A fleet of Russian warships is heading to Venezuelan waters for joint naval war games in November, the biggest since the end of the Cold War. The fleet left its base at Severomorosk in the Arctic and is headed by a nuclear powered cruiser.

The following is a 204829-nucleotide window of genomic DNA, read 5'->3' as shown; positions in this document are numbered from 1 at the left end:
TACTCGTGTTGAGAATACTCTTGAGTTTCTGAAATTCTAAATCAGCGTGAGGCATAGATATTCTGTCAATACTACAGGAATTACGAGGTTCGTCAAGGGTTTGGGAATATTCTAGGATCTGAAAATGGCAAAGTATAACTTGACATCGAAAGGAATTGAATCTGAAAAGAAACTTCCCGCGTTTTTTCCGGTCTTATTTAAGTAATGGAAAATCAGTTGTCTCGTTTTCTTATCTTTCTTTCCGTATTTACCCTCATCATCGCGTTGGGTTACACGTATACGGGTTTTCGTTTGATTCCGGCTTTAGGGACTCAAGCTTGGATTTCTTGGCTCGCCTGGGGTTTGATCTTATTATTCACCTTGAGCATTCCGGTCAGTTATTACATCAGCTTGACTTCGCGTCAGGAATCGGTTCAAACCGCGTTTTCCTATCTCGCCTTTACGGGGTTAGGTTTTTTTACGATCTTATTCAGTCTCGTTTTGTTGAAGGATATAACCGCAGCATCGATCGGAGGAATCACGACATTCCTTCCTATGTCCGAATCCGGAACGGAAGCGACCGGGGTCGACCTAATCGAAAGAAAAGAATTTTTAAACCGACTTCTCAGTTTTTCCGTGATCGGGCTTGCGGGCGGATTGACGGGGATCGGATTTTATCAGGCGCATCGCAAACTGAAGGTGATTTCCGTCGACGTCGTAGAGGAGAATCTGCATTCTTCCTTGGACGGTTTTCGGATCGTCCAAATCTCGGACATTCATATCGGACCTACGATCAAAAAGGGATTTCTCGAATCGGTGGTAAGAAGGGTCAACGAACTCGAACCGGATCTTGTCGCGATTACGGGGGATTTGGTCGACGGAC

The fleet is made up of "the nuclear-powered guided missile cruiser Pyotr Veliky (Peter the Great), the anti-submarine warship Admiral Chebanenko and other accompanying ships" said Russian Navy spokesman Igor Dygalo. They will have to travel 15.000 nautical miles to reach destination. Last week, two Russian bombers arrived in Venezuela to begin its training flights with their Venezuelan counterparts. Venezuelan President Hugo Chavez has called for increased cooperation with Russia and added Latin America needs to establish a strong relationship with Moscow to reduce the US influence in the region. The naval exercises are seen as a challenge to Washington whose relations with Moscow and Caracas has been strained. Caracas and Moscow have signed arms contracts, and are looking to extend bilateral co-operation on energy. Russian Deputy Prime Minister Igor Sechin, in Caracas last week, said five Russian oil firms were looking to begin operations in Venezuela. Chavez, who will visit Moscow this week, said on Sunday that Latin America needed a strong friendship with Russia to help reduce Washington's influence in the region. Mr Sechin also warned the US not to view Latin America as its own backyard. "It would be wrong to talk about one nation having exclusive rights to this zone". Meanwhile on Monday, Russia and Belarus (another Chavez ally) began its month-long Stability-2008 war games to simulate defense of the region. The war game will "train the deployment of the Russian Armed Forces, combat missions of troops to localize and fight armed conflicts, terrorist activity, natural disasters and man-made catastrophes in order to provide strategic deterrence and security for the Russia-Belarus Union State," said Russian Defense Minister Anatoly Serdyukov.